|Publication number||US5121775 A|
|Application number||US 07/660,760|
|Publication date||Jun 16, 1992|
|Filing date||Feb 25, 1991|
|Priority date||Feb 25, 1991|
|Also published as||CA2061755A1, CA2061755C|
|Publication number||07660760, 660760, US 5121775 A, US 5121775A, US-A-5121775, US5121775 A, US5121775A|
|Inventors||Raymond L. McClain|
|Original Assignee||Ray Mcclain, Inc.|
|Export Citation||BiBTeX, EndNote, RefMan|
|Patent Citations (19), Non-Patent Citations (2), Referenced by (23), Classifications (14), Legal Events (5)|
|External Links: USPTO, USPTO Assignment, Espacenet|
1. Field of the Invention
This invention relates to an apparatus for filling bags with sand, dirt, or other similar material.
2. Description of the Invention Background
Sandbags are needed for many uses such as erosion control, flood control, and military fortifications. Another use of sandbags is for supporting a pipeline in a trench prior to backfilling the trench. With an oil or gas pipeline which stretches for miles, sometimes up to 100,000 sandbags per mile are needed to support the pipe and prevent the underside of the pipe from contacting rocks on the bottom of the trench which could damage the pipe, and for erosion control on hillsides.
Sandbags needed for flood control are often needed in large numbers and must be prepared under adverse conditions. The same may be true for military fortifications. The need for speed has led to the development of bag filling apparatus of the type disclosed in U.S. Pat. No. 4,585,041 which provides for a plurality of chutes enabling a plurality of bags to be filled simultaneously. Multiple bagging chutes are also found in U.S. Pat. No. 3,552,346 directed to a Sand-Bagging Attachment for Dump Trucks. The apparatus of the aforementioned patents suffer from several drawbacks. First, workers are required to visually determine when a sandbag has reached a desired fullness. Additionally, such apparatus provide for the workers to manually interrupt the flow of sand to the bags. That results in bags which are often under or over filled. That also provides an opportunity for workers to slow the bag filling operation. Therefore, it is desirable to have a bag filling apparatus which automatically interrupts the flow of material to the bag when the bag has reached a desired fullness and begins to fill the next bag automatically for a continuous bag filling operation.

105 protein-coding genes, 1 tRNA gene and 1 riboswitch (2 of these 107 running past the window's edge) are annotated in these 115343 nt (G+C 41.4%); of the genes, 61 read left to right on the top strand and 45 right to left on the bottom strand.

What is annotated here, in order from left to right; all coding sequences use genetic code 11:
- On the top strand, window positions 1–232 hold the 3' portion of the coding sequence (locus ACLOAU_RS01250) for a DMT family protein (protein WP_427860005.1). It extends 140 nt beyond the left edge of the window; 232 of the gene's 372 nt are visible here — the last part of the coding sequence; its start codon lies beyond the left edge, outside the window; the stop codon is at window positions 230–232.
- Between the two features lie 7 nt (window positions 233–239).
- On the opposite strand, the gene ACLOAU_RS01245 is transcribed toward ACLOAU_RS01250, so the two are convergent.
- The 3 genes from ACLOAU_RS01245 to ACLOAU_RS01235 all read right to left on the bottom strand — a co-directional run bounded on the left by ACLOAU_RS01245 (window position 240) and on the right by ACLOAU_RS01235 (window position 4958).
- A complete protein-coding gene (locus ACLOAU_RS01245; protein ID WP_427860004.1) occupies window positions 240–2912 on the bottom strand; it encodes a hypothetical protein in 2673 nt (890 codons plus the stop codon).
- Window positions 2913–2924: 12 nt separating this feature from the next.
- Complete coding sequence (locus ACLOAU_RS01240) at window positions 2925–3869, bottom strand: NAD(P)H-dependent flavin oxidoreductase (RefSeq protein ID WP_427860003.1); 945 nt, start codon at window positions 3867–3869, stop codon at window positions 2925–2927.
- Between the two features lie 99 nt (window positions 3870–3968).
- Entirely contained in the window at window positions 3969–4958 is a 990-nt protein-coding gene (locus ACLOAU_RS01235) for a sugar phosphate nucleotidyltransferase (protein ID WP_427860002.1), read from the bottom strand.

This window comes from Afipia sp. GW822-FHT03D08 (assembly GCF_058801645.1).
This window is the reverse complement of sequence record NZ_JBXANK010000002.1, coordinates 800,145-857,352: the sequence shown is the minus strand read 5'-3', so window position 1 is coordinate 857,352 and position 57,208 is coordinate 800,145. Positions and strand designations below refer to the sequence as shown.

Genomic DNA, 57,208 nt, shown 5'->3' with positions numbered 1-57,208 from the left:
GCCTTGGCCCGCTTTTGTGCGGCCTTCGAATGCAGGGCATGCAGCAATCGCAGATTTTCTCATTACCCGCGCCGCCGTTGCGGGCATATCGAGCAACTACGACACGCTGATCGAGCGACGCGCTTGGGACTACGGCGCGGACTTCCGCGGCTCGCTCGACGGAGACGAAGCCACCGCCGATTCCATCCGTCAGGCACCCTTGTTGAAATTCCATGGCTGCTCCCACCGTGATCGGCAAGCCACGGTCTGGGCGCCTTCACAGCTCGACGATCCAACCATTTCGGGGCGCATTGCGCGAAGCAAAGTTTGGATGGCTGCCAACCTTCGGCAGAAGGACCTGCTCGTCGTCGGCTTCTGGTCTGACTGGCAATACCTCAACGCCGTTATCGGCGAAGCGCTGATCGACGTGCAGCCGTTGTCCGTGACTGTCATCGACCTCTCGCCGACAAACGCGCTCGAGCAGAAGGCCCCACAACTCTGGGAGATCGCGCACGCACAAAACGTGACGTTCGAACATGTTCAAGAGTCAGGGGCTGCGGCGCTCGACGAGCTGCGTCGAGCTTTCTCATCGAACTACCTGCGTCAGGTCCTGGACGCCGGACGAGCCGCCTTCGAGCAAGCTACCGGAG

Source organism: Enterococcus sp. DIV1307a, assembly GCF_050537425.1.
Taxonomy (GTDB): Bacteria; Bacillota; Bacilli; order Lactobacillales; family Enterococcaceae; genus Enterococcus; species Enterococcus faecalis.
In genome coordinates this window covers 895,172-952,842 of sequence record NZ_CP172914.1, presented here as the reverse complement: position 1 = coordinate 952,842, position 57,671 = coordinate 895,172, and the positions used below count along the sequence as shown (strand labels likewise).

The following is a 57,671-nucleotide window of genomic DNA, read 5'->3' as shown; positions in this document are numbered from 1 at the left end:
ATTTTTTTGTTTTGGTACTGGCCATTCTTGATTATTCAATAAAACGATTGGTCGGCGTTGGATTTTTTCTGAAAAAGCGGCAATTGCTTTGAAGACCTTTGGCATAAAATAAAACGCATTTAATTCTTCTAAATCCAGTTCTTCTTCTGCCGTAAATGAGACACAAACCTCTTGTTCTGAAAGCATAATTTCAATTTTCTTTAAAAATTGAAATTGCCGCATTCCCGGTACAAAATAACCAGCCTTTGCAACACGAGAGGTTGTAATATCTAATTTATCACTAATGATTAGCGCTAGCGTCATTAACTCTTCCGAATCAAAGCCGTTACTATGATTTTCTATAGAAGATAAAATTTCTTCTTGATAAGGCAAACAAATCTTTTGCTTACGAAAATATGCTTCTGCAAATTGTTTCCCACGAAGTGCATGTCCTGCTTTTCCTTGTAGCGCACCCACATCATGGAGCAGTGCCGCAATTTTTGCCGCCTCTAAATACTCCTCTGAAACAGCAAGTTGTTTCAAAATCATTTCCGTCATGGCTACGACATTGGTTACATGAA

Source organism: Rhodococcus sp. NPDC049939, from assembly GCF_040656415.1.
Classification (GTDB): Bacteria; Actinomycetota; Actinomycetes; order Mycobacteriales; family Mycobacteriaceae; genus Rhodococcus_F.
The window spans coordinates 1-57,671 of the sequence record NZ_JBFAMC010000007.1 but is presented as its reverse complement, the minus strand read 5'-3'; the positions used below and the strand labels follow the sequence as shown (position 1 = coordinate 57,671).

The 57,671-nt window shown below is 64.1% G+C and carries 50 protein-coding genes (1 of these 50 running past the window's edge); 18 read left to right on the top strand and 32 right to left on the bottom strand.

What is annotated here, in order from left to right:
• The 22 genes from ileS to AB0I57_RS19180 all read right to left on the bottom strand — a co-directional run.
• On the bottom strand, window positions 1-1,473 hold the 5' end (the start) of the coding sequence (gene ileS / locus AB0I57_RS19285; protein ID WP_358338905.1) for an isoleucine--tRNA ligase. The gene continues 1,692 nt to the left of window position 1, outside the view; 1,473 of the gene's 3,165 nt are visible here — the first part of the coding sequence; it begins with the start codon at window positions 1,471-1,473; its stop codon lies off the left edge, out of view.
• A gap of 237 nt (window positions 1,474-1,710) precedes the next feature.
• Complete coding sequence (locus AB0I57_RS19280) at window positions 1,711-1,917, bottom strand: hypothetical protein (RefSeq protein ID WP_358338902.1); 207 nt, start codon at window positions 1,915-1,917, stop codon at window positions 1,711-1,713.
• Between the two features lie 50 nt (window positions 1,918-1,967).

The present invention is directed to a portable bag filling apparatus which provides for continuous, automatic filling of bags to a preselected weight. The apparatus includes a hopper for receiving material. The hopper feeds the material downward to an opening in the bottom of the hopper and on to a conveyor belt for transporting the material to a bagging head. An adjustable depth gate adjacent the forward side of the hopper regulates the depth of material deposited on the conveyor.